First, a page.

It Started with a Kick

  When single mom, Angela, became pregnant, she made an appointment for an abortion at a local clinic. She had known Mark, her unborn child's father, only three months. Angela felt she just could not afford to raise the baby on her own. But sixteen weeks into the pregnancy -- the legal limit in Maine for abortions -- something happened that caused Angela to miss her appointment. The baby in her womb kicked. "That's when I knew this baby was alive!" Angela remembers. "And I knew I could never abort him!" On April 8, 1997, Angela delivered Sage, a healthy baby boy. Mark first learned about his son three years later through mutual friends. But Mark didn't visit him or pay child support. The deadbeat dad wanted nothing to do with his young son -- that is, until Mark was arrested and sentenced to two and a half years in the Maine State Correctional Facility. While in prison, Mark learned about Angel Tree, and he signed up so that Sage would receive gifts on Christmas from his dad. Angela had never heard of Angel Tree, and at first she wanted nothing to do with Mark or his presents. But with the sad prospect of no Christmas gifts for Sage, Angela grudgingly accepted Angel Tree's offer. "Two people showed up at our house," she recalls, "with their arms loaded with gifts!" Together Angela and Sage opened the beautifully wrapped boxes filled with warm coats, snowsuits, jackets, boots, socks, jeans, Bibles, books, and food. "I just couldn't believe it!" Angela said. "I am so thankful!" After Mark's release from prison, he met five-year-old Sage for the first time. They shared a birthday dinner and immediately began to bond with one another. Mark and Sage now spend every other weekend together. They spend time outdoors, go to the gym, and enjoy ice fishing. Mark has found a steady job and now pays child support. Sage has started school and after school attends a Christian church day-care center. When he struggles with his studies, Mark visits and talks with Sage's teachers. Angela now calls Mark "a good role model" for Sage. "I never imagined Mark would be this involved in Sage's life," she claims. "It is wonderful!" Angela's life has changed for the better as well. She now takes classes at the University of Maine and is working on a degree in mental health and human services. Through Angel Tree, Christ laid the groundwork for reconciliation and relationship for Sage and his mom and dad. Angel Tree volunteers, through a local church, continue to keep contact with Angela. Recently, Angela and Sage became part of the church. Think of it: a baby, almost aborted, now -- thanks to Angel Tree -- in a church and a loving relationship with Mom and Dad. This Christmas, Angel Tree will celebrate its twentieth anniversary and will strive to reach a half a million kids just like Sage -- children of prisoners for whom we want to provide gifts. But more than gifts, we want them to hear about Jesus, the baby born to die for His people's sins. And in this we need your help. Your church can have a direct ministry to prisoners and their children. Call 1-800-55-ANGEL to receive information about how to get your church involved in Angel Tree this Christmas. You'll be helping the Sages of this world, but you will be getting the blessing. For further information: Visit the Angel Tree Website for more information about what you and your church can do for prisoners' children this Christmas. In "Putting Faith to Work" (CD), BreakPoint Radio Managing Editor Jim Tonkowich talks with Jim Towey of the White House Office of Faith-Based and Community Initiatives and Joe Loconte of the Heritage Foundation about the positive impact people of faith can have on their community. BreakPoint commentary no. 020826, "In the Nick of Time: Breaking the Cycle of Crime."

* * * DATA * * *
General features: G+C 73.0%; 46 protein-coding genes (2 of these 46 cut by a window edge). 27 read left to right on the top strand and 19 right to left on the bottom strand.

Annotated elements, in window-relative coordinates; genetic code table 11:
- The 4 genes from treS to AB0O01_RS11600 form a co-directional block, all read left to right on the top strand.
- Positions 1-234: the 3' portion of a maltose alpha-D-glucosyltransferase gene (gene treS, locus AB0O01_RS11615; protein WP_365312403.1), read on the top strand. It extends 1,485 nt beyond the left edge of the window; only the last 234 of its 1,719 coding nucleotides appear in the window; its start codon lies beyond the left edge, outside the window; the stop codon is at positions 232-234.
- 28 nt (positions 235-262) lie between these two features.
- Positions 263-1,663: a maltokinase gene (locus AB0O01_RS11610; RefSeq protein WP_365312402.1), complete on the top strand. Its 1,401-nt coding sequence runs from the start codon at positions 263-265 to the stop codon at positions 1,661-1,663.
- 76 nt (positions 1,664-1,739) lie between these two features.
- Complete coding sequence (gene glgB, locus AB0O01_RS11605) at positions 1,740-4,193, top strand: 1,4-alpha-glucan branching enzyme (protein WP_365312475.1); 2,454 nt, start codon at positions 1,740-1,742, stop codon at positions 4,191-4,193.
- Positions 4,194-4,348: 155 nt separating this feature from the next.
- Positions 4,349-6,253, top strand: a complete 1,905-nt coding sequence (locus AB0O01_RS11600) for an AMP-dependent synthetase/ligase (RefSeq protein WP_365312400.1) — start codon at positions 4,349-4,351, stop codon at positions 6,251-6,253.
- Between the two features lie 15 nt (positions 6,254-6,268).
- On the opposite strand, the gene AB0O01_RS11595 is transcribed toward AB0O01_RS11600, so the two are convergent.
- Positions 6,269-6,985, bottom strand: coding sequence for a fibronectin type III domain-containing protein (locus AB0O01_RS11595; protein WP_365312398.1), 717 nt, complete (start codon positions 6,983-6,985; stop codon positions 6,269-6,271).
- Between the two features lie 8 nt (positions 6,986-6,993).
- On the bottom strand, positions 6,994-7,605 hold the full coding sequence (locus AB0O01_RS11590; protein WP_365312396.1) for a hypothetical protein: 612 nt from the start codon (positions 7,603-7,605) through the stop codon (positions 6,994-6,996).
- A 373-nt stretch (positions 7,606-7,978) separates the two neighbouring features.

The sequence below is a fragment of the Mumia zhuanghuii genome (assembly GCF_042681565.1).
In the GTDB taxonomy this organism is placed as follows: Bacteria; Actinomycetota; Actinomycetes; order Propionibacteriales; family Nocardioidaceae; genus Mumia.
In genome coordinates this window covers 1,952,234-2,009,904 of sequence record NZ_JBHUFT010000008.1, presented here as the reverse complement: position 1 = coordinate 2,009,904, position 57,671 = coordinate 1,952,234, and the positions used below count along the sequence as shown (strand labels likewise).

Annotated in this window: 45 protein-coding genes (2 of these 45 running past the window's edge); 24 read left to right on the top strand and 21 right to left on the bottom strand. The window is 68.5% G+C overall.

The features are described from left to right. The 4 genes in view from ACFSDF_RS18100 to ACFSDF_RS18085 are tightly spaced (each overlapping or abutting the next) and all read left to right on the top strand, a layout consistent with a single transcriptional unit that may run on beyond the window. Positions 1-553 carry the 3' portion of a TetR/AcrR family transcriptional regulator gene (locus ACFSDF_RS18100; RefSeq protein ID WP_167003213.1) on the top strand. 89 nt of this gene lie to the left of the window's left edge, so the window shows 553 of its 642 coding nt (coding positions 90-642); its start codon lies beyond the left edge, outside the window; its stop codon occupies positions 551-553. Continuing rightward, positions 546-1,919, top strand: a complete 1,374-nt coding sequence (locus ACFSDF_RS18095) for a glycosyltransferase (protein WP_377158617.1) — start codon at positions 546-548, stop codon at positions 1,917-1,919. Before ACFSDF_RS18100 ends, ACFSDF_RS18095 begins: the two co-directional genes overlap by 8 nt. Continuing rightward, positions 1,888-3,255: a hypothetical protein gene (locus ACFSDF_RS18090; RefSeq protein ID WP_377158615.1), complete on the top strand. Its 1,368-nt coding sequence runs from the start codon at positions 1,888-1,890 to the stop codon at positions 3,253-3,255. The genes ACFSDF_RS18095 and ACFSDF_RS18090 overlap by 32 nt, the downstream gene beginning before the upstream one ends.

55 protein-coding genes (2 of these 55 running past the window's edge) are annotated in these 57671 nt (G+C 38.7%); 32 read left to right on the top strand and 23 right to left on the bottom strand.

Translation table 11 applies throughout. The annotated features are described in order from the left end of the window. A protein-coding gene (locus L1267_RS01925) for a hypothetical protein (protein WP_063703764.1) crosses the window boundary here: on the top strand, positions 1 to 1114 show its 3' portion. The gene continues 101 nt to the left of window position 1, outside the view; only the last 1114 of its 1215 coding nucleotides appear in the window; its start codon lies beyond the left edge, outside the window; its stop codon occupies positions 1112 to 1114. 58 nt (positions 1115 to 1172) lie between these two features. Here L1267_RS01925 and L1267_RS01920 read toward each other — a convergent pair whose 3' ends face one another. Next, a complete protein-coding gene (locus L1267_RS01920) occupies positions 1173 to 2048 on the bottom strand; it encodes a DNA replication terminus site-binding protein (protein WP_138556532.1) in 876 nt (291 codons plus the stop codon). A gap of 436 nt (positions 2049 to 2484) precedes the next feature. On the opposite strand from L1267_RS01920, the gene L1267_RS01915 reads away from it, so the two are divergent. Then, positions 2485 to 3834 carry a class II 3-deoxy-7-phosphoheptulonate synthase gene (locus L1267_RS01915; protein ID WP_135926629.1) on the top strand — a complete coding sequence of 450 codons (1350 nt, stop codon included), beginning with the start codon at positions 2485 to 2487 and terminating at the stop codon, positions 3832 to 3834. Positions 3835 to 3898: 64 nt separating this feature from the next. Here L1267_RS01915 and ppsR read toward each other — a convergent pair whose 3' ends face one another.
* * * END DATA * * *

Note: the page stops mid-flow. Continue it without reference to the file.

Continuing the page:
Chuck Colson


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